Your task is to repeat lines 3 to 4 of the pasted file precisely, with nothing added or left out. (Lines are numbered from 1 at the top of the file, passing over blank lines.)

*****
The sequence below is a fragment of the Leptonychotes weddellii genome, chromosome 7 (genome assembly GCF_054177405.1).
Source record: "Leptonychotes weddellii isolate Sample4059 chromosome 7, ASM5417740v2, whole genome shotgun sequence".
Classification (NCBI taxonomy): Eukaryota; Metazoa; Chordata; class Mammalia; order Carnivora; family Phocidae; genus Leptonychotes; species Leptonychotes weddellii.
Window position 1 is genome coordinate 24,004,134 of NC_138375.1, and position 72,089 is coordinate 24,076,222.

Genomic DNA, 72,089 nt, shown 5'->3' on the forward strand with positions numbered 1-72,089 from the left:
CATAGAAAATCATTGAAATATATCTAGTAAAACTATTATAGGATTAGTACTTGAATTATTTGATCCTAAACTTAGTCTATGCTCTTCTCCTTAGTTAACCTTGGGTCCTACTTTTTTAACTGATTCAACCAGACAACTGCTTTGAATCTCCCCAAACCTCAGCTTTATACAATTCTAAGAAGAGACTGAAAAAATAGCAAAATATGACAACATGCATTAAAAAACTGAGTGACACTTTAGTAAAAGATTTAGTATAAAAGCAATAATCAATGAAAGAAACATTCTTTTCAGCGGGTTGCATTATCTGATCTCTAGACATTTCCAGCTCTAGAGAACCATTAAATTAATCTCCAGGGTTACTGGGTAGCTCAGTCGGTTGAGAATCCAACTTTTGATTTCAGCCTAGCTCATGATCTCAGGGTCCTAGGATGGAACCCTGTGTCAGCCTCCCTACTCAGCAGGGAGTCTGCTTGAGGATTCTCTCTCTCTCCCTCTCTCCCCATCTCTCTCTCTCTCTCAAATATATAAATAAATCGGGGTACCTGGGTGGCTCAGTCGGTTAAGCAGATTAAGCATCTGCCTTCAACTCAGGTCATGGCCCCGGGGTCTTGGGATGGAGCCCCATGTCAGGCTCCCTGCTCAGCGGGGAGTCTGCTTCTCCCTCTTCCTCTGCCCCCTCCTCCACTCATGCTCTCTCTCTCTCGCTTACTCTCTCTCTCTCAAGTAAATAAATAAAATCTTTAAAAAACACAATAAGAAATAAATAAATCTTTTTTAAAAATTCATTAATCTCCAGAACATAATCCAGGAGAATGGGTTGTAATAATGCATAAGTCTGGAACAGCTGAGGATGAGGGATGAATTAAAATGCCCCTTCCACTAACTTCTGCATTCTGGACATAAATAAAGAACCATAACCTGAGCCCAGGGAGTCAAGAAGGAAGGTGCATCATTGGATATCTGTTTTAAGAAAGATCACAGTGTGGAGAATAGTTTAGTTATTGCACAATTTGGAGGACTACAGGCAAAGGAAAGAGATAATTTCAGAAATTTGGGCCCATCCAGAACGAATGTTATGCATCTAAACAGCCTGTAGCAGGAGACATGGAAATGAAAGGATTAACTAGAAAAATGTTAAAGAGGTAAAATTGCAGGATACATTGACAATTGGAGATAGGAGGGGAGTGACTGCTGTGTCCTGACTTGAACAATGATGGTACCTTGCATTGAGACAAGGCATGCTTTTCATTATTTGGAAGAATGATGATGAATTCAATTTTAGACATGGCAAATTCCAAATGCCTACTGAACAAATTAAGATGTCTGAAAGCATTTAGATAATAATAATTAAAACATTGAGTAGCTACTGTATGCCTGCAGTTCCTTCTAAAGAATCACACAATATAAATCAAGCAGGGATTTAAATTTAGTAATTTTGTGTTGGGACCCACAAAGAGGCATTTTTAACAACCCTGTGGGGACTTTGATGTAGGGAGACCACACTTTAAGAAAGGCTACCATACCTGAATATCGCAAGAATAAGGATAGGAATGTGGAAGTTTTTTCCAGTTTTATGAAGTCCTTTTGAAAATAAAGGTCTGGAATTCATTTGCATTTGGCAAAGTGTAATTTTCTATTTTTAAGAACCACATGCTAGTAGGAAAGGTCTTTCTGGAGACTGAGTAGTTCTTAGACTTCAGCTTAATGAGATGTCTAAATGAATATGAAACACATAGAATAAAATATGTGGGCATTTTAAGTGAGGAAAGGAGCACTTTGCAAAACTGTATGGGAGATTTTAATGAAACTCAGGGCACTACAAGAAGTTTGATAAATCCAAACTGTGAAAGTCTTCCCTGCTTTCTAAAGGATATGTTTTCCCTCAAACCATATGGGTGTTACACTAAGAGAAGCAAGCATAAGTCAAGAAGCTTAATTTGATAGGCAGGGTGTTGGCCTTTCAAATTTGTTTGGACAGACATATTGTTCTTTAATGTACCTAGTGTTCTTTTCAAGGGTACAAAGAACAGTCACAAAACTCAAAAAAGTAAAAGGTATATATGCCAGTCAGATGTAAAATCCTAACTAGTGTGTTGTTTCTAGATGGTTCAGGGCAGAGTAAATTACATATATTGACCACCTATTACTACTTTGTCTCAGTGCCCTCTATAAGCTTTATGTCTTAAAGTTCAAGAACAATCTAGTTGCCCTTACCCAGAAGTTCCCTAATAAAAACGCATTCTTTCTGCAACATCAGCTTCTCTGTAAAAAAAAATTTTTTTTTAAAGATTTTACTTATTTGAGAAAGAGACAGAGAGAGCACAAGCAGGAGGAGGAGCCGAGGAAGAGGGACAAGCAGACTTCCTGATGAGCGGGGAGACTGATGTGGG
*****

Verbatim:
Classification (NCBI taxonomy): Eukaryota; Metazoa; Chordata; class Mammalia; order Carnivora; family Phocidae; genus Leptonychotes; species Leptonychotes weddellii.
Window position 1 is genome coordinate 24,004,134 of NC_138375.1, and position 72,089 is coordinate 24,076,222.